Is social media really important to or useful for your business?


Social media has changed the communications landscape forever, offering businesses a means to distribute their own messages and content and interact directly with customers.

With all the implicit power that comes with this, it can be tempting to believe that social media can be the solutions to all your communications woes. After all, social media could help you reach endless numbers of people, raising awareness of your brand and attracting sales leads, couldn’t it?

In theory, it could. However, the reality is far less simple.

The social media environment is gradually changing. As social media becomes an accepted and expected part of daily life, the number of channels available to browse are increasing. Audiences are becoming fragmented and harder to reach, surrounded on all sides by social noise from brands, businesses and media outlets. This problem becomes compounded by the changes social networks are making to their own platforms as they seek to balance profitability with maintaining their credibility with users. For example, Facebook recently announced that it will be altering their algorithms to show less content from brands and businesses and Twitter is experimenting with filtering its timeline.

All of this results in an environment where it is much harder for businesses, of all shapes and sizes, to make a noise with their organic posts, even when it comes to their immediate followers.

Consequently, it’s no longer enough to maintain channels, put a few posts out now and again and expect your businesses’ social media to achieve what you desire. Instead, like all tools, it is becoming increasingly important to carefully plan your approach to social media.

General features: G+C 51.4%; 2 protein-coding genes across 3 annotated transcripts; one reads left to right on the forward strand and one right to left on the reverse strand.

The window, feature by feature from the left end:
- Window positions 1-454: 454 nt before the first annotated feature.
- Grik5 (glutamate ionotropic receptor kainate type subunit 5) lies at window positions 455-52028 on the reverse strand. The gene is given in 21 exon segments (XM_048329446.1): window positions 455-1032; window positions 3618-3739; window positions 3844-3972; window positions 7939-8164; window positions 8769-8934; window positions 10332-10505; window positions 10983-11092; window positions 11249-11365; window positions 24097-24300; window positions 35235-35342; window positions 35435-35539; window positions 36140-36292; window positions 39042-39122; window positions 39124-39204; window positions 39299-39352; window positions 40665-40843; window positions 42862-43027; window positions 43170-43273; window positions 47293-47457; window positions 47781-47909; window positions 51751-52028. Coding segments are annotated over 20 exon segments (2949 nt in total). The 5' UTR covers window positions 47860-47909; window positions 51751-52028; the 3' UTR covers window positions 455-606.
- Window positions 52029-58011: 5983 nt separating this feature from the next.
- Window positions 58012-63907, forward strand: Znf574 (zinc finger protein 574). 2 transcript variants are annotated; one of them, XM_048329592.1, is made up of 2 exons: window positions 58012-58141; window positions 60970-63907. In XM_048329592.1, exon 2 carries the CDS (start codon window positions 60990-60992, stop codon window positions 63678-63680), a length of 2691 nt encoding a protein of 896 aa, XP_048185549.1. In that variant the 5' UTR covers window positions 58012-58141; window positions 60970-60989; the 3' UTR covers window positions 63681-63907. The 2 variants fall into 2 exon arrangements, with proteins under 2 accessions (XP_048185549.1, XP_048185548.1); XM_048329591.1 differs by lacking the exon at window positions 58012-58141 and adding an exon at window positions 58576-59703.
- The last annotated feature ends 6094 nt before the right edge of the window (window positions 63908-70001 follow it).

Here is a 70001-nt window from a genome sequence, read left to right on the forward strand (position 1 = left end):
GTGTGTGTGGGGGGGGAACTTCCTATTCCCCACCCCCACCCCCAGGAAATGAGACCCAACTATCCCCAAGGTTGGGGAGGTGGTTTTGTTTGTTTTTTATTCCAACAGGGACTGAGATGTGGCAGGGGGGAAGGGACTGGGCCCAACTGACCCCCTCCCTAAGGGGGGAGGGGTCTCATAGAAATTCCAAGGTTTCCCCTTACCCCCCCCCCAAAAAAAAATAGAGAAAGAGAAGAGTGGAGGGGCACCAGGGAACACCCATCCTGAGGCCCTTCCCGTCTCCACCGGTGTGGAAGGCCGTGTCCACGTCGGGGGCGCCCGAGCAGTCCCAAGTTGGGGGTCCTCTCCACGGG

Here at 360, we believe that there cannot ever be a one-fits-all approach to social media. Every business has different needs, goals and resources and, consequently, the strategies required to serve them need to be equally unique.

This leads to the question: how useful is social media to your business?

Well, that depends. To find the answer, a business needs to ask itself two further questions.

What are you using your social media for?

  1. You are using it as a customer service or engagement tool – Your customers are likely to use your social media as a resource and pay attention to your actions. If you are responsive to enquiries and your community, you are likely to increase your customer’s satisfaction and create good feelings towards your company.
  2. You are using it to deliver company news to your fans – Your results may vary. If you create engaging posts, you will increase likelihood of your brand being seen regularly in your followers’ feeds (especially on channels like Snapchat or Instagram). However, to reliably reach an audience on Facebook, you are very likely to need to pay to boost your post to reach a good audience.
  3. You’re looking to increase awareness of your brand or to drive sales directly – Given how few business posts are delivered to a wide audience beyond immediate followers on most social media platforms, you are very unlikely to see a return on investment.

Social media lends itself more to certain aims than others, so it is important to consider this in your strategy.

However, we think it’s also important to ask another question: could you achieve these aims another, easier way?